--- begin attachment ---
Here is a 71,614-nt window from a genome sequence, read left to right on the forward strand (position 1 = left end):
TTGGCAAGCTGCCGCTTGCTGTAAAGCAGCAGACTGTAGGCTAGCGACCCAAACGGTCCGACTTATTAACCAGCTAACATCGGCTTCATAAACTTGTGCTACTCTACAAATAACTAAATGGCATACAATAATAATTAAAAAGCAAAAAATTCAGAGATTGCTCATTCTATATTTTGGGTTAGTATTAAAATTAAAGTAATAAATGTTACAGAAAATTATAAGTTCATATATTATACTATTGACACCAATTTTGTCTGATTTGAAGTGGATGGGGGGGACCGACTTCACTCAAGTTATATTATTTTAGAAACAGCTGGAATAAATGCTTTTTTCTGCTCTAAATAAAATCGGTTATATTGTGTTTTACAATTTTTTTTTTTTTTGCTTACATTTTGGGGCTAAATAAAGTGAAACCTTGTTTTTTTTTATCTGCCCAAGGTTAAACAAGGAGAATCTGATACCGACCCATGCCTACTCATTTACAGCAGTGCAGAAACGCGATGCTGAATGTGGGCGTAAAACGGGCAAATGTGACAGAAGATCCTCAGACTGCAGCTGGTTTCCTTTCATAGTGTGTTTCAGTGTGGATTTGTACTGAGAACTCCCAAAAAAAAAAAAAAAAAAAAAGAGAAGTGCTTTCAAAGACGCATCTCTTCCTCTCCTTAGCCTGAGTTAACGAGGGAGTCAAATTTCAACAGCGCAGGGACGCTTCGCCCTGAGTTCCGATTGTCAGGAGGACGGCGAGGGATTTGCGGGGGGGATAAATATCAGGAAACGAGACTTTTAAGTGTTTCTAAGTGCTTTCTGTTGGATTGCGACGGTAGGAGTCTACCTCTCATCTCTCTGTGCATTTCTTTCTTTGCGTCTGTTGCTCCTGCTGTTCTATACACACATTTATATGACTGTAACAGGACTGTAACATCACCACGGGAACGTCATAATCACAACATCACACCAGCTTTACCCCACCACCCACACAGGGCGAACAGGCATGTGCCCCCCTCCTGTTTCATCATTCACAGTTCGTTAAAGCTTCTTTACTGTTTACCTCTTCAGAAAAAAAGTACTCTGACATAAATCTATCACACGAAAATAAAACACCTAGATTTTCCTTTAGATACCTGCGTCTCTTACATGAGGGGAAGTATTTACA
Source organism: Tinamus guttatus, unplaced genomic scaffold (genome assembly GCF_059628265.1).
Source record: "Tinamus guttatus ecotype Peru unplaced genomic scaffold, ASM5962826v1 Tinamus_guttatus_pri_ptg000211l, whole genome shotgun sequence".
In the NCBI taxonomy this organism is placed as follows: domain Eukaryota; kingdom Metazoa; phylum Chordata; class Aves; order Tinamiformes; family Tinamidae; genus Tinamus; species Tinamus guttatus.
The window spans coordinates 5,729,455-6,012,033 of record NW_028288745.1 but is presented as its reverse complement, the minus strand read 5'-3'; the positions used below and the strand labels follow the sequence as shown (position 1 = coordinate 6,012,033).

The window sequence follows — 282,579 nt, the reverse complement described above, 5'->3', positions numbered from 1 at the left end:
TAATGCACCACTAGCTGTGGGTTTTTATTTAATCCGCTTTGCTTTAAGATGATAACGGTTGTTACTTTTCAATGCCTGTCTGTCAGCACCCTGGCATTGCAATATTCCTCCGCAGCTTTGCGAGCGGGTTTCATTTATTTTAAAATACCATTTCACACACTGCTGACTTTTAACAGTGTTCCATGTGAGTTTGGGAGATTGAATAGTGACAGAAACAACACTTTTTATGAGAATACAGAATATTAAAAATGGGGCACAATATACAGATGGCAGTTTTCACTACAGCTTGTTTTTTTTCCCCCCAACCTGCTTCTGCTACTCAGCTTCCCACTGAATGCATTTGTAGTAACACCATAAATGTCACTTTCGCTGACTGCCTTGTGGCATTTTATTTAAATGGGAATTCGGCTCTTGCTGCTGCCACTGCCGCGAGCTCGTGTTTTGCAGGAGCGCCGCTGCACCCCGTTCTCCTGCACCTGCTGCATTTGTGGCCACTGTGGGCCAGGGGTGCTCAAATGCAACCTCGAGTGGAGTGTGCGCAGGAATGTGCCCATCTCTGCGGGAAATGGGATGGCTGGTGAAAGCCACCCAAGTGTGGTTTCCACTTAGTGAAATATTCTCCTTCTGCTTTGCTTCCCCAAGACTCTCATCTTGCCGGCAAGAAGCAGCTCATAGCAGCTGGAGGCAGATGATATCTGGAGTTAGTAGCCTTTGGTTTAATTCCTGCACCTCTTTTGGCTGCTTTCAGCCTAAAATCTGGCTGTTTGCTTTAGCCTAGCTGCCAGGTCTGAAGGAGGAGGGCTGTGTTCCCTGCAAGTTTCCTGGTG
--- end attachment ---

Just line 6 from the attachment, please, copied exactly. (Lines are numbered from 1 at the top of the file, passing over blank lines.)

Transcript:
The window spans coordinates 5,729,455-6,012,033 of record NW_028288745.1 but is presented as its reverse complement, the minus strand read 5'-3'; the positions used below and the strand labels follow the sequence as shown (position 1 = coordinate 6,012,033).